Of all the towns in Namibia, Swakopmund was the first to be exposed to holidaymakers in the real sense of the word, and this happened long before Namibia became geared for tourism. Half a century ago these visitors were mostly locals who escaped from the intense heat of the summer in the interior by spending their Christmas holidays at the coast. Nowadays, few foreign visitors pass through Namibia without spending at least one night in this popular coastal town.
Swakopmund Mayor, Rosina //Hoabes, who has a Masters degree in Environmental Education from Rhodes University, stresses the fact that although Swakopmund is a holiday resort and although the City Council is committed to promoting it as such, development strategies are based on many other important considerations as well. “Tourism is currently the leading economic sector and we will continue to invest in tourism infrastructures, but we do need to keep a balance,” she said.
Swakopmund was the first town to establish a fully functioning tourist information office, and this office is still one of the most effective and professionally run set-ups of its kind. Located in the main street, the office is funded largely by the local business sector and Town Council. While the permanent population of Swakopmund is 35 000 according to the latest census, during the peak holiday season the number of people in the central part of town could easily double.
It is estimated that between twenty to thirty per cent of property owners don’t live in Swakopmund. Most of these investors use their properties as holiday homes, primarily during the Christmas holiday season. The majority of them are Namibians, investing in a second home at the coast. According to estate agents, the demand from European investors is also growing steadily.
Eckart Demasius, CEO of the Swakopmund City Council, says the majority of visitors to Swakopmund during the peak season at the end of the year are holidaymakers from South Africa and Namibians from the interior. These two groups still represent the largest annual percentage of visitors to the town. An estimated 2 000 beds are available in registered accommodation establishments, ranging from luxury hotels, guesthouses, bed & breakfasts and backpacker establishments to self-catering units.
Throughout the year most of this accommodation is occupied by international visitors, and occupancy is at its highest during the traditional peak season for European tourists, namely August and September. Since accommodation establishments are not obliged by law to furnish statistics as yet, it is impossible to provide accurate figures. Through the Namibia Tourism Board, however, tourism levies will be introduced soon, and with this a compulsory system of accurate data provision. Such statistics will support future development strategies.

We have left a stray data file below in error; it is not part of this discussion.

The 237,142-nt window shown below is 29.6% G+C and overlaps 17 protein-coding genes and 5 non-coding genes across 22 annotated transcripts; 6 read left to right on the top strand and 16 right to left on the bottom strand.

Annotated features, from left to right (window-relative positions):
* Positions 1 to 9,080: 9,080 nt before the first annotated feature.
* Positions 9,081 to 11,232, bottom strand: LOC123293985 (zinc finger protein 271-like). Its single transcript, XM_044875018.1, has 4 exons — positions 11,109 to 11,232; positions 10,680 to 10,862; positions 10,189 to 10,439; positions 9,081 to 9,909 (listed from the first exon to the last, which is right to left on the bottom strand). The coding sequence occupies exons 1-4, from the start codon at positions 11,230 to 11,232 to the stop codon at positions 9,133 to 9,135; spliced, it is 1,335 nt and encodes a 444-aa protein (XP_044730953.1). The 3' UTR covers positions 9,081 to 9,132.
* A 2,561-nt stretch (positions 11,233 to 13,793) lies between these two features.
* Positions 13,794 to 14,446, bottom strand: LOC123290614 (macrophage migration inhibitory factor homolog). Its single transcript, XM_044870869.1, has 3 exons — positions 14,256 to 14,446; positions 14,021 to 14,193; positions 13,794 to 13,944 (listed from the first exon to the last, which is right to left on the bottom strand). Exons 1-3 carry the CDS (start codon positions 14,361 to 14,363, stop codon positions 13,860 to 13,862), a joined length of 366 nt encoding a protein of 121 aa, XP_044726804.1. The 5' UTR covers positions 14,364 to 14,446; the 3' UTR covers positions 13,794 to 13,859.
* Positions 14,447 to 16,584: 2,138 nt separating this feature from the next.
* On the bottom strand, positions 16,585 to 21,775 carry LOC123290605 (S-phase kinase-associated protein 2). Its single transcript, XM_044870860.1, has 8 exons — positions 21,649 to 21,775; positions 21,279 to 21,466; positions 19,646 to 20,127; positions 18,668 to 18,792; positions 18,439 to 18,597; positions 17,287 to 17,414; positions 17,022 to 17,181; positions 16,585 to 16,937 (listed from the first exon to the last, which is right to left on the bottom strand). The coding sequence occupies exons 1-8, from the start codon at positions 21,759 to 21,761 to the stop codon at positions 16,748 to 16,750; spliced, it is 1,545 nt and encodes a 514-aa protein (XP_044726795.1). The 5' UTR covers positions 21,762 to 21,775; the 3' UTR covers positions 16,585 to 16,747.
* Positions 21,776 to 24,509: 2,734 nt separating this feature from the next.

Two major development projects currently are the Waterfront in Vineta and the swimming-pool area near the Lighthouse. These developments, when fully completed, are expected to add a few hundred more beds. According to Mayor //Hoabes, the biggest problem concerning property development currently is the scarcity of land, which inflates the price of erven. At an auction early in 2004, plots were sold in Kramersdorf for N$1 000 per square metre.
Making it friendly
The Swakopmund municipality takes great care in developing the centre of town to be tourist- and pedestrian-friendly. Facades of new buildings should blend with the colonial-style architecture of the old ones and businesses are encouraged to adapt to new trends and demands resulting from increased tourist numbers. Many businesses, restaurants and shops that are dependent on tourist traffic have already adapted shopping hours to suit visitors. Italian tourists, mainly during July, August and September, often complain about the fact that shops are closed in the late afternoon and on Sundays – often the only time they have for shopping.
Swakopmund CEO Eckart Demasius says one of the major advantages of coastal development in the Swakopmund municipal area is that the beaches will always be free. This means there will never be private beaches, except in the case of a port, and the general public will always have the right to use the entire beach. There are restrictions on the kind of activities allowed on certain parts of the beach such as prohibiting beach angling, but these rules have been devised to improve rather than lessen the charm of a beach experience.
This article appeared in the July/Aug ‘04 edition of Travel News Namibia.
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